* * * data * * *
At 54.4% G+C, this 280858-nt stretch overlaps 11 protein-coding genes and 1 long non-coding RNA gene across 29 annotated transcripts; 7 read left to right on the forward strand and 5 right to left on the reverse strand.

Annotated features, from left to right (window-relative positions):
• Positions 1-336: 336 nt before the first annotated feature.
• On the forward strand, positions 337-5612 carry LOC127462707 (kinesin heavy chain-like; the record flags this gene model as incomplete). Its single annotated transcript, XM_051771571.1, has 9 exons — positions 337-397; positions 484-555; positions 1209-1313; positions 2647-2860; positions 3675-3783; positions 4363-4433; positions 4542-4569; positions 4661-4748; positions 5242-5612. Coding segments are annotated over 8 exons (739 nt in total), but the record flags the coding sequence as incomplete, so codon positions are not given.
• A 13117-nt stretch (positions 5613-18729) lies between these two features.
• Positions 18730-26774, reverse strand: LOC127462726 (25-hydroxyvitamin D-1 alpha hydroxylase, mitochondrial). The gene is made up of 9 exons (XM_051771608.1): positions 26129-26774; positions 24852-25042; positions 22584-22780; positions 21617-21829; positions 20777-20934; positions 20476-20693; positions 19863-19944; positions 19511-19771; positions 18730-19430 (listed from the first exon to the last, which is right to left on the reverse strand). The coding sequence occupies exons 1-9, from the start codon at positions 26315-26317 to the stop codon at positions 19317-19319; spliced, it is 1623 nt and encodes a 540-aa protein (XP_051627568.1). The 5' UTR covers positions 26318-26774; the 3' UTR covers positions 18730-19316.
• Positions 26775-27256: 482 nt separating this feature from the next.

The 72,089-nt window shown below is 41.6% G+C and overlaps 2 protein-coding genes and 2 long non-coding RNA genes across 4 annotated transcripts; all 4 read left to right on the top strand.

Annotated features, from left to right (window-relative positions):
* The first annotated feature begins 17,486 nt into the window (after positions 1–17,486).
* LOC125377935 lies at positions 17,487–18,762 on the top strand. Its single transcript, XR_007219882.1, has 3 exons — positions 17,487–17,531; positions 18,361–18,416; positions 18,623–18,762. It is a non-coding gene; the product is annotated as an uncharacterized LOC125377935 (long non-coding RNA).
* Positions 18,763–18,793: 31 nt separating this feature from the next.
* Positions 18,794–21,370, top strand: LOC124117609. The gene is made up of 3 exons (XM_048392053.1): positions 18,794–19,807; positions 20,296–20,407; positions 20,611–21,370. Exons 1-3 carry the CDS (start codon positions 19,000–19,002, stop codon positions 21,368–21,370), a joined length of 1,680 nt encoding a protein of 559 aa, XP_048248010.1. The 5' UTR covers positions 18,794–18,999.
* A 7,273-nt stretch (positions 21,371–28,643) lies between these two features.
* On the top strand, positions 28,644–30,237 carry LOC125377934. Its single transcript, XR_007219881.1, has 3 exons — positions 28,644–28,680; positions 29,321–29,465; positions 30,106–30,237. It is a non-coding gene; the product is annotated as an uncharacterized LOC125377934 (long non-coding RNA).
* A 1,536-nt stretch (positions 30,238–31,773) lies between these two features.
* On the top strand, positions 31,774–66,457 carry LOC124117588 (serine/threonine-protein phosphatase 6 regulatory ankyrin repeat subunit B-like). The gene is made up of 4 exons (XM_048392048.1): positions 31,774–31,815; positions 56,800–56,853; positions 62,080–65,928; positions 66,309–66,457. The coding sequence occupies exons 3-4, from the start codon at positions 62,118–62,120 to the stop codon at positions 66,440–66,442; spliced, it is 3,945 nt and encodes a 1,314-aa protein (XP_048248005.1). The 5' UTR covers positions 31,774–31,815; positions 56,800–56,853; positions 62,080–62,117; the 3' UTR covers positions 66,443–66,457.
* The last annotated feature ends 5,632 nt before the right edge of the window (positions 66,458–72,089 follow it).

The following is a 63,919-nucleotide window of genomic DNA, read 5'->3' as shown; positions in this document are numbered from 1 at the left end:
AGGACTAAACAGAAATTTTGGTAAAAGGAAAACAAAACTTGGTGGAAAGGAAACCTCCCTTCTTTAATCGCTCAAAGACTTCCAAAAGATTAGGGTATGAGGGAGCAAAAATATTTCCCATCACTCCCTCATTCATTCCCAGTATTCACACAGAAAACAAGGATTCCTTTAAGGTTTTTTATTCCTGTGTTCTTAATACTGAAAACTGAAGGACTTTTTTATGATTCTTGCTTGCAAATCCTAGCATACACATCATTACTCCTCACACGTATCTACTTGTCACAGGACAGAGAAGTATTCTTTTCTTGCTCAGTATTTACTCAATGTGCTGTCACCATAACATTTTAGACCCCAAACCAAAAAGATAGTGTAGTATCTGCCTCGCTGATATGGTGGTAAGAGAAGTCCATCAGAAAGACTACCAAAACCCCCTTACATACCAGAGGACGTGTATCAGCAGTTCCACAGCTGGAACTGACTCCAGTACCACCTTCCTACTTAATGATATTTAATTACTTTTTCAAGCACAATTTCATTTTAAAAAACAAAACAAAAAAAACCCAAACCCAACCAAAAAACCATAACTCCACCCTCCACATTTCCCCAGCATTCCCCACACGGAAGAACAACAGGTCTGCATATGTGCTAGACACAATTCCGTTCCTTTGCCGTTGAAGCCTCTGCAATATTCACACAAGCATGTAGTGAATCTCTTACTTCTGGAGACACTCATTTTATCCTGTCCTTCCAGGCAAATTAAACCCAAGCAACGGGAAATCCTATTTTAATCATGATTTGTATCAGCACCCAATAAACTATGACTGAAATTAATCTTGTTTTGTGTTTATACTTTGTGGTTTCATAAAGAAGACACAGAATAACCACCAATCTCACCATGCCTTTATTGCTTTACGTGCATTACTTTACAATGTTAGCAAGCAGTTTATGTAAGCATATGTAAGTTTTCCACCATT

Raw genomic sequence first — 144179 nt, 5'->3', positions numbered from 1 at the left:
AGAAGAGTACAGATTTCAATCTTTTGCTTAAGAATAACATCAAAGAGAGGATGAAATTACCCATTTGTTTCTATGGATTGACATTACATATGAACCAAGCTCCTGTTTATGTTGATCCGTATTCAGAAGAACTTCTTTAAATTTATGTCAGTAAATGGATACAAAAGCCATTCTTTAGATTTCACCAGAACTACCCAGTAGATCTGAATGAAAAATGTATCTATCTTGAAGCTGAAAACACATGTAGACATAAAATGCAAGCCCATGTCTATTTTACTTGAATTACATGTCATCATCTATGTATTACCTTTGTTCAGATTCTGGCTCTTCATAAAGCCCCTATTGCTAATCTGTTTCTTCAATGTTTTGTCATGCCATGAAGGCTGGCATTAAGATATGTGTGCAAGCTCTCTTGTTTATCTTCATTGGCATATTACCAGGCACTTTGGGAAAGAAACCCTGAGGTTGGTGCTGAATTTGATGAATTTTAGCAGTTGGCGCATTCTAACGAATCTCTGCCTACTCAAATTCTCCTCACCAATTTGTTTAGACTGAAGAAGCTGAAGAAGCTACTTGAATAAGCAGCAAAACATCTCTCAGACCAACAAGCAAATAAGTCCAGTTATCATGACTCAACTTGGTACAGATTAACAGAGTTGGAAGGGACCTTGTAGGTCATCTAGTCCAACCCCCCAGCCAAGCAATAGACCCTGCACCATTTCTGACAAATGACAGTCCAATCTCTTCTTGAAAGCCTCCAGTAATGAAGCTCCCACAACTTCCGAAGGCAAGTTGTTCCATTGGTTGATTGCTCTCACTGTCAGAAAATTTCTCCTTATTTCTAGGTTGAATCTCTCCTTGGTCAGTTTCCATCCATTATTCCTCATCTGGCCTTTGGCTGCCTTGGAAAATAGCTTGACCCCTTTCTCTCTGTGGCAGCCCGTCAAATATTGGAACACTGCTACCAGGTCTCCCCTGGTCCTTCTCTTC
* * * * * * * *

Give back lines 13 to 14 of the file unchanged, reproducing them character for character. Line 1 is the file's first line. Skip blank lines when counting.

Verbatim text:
* Positions 18,794–21,370, top strand: LOC124117609. The gene is made up of 3 exons (XM_048392053.1): positions 18,794–19,807; positions 20,296–20,407; positions 20,611–21,370. Exons 1-3 carry the CDS (start codon positions 19,000–19,002, stop codon positions 21,368–21,370), a joined length of 1,680 nt encoding a protein of 559 aa, XP_048248010.1. The 5' UTR covers positions 18,794–18,999.
* A 7,273-nt stretch (positions 21,371–28,643) lies between these two features.